Stanford develops thin film solar panels that stick to phones and windows
Researchers at Stanford University have developed the first ever peel-and-stick solar cell. These flexible solar stickers come as a thin-film that adhere to plastic, glass, paper, or just about anything surface you want.
The Stanford scientists developed a new photovoltaic material process that does not require any direct fabrication on the final carrier substrate. In other words, the solar cells don’t need to built on heavy, fixed panels that limit the number of applications.
To make a peel-and-stick solar film, the scientists first apply a 300-nanometer film of nickel onto a silicon dioxide wafer. On top of that, the scientists also introduce a thin-film of solar cells and wrap the entire photovoltaic sandwich (mmm...) inside a protective polymer before sticking it to a thermal-release tape.
Before you apply the solar sticker, you need to remove layers of the solar sticker by submerging it into container filled with room-temperature water. The polymer is designed to allow water to seep in, which releases the solar cell from the wafer. After that, you need to remove the thermal tape from the remaining photovoltaics by heating both layers to 90 degrees Celsius (about 194 degrees Fahrenheit) for several seconds. At this point, you can apply the solar panel to any surface you want with an adhesive like duct tape or glue.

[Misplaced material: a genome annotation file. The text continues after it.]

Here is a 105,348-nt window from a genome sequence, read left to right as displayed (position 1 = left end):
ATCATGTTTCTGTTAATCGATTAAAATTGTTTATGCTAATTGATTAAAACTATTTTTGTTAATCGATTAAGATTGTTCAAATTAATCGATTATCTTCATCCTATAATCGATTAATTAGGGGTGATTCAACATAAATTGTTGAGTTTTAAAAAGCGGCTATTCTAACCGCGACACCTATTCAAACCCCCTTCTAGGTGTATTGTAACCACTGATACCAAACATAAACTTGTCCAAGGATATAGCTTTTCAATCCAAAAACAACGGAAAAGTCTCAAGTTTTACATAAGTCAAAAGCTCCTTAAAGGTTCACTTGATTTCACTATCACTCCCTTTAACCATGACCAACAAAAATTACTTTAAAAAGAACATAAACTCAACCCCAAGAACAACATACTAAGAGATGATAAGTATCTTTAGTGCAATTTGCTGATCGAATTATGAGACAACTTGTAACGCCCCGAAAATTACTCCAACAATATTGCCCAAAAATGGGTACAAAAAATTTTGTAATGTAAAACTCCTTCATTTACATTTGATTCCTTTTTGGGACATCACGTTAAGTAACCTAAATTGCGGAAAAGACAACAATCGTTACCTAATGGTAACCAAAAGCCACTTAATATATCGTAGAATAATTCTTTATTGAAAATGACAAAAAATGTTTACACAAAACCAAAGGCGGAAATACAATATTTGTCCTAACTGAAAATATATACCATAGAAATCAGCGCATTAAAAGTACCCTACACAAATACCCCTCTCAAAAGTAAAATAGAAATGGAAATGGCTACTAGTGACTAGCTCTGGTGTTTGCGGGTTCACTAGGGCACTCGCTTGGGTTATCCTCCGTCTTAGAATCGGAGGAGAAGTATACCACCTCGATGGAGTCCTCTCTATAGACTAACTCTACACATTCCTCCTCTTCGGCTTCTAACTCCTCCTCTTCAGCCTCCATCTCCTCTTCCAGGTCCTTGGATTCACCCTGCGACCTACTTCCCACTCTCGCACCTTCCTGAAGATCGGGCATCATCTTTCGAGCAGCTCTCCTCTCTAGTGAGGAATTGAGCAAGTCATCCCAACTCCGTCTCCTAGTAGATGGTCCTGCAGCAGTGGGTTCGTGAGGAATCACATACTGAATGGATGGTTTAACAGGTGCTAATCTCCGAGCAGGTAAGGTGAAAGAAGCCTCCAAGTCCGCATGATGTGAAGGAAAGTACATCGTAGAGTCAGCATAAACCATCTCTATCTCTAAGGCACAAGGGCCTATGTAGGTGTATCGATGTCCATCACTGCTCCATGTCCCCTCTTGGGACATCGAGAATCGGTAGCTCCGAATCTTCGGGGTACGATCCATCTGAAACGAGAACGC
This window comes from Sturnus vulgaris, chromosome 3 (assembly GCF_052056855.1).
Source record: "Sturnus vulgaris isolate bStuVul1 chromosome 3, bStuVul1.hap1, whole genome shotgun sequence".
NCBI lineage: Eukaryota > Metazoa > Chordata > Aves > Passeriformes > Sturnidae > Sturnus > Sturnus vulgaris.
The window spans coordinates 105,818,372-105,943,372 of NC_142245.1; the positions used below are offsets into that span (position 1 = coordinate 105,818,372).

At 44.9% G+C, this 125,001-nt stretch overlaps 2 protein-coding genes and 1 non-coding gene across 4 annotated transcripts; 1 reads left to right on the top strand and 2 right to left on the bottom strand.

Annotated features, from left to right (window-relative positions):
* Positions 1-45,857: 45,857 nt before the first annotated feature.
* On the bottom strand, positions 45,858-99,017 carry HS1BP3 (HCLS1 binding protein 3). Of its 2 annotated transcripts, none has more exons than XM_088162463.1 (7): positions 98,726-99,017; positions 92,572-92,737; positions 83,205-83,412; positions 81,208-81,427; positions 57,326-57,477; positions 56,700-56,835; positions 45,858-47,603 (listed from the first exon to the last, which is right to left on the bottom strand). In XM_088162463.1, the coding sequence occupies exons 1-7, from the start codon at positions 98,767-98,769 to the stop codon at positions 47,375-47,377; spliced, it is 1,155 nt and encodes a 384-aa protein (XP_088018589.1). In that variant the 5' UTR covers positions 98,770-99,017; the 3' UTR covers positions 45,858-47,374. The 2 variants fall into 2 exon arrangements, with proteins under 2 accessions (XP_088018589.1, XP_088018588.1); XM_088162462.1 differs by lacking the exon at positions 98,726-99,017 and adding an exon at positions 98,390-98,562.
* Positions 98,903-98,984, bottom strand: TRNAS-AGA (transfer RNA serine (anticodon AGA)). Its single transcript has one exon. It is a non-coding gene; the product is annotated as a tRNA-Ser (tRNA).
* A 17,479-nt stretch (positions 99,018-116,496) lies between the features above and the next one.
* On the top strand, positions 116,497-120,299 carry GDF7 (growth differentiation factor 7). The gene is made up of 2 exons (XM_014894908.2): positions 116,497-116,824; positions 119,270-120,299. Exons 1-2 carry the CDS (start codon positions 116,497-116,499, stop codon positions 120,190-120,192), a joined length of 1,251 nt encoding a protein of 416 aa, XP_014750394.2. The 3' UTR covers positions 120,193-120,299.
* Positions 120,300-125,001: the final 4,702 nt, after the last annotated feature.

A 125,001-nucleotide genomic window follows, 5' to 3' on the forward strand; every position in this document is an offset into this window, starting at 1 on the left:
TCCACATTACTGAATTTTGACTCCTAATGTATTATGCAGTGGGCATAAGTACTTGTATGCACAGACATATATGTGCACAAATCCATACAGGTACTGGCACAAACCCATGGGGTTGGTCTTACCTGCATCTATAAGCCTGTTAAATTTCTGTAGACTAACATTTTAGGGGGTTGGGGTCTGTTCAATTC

The scientists discovered that their peel-and-stick solar panels have the same 7.5-percent energy-producing efficiency as a thin film solar cell manufactured on a conventional glass-substrate. The researchers also believe that their peel-and-stick process could be expanded to other thin-film electronics including printed circuits, ultra thin transistors and LCDs.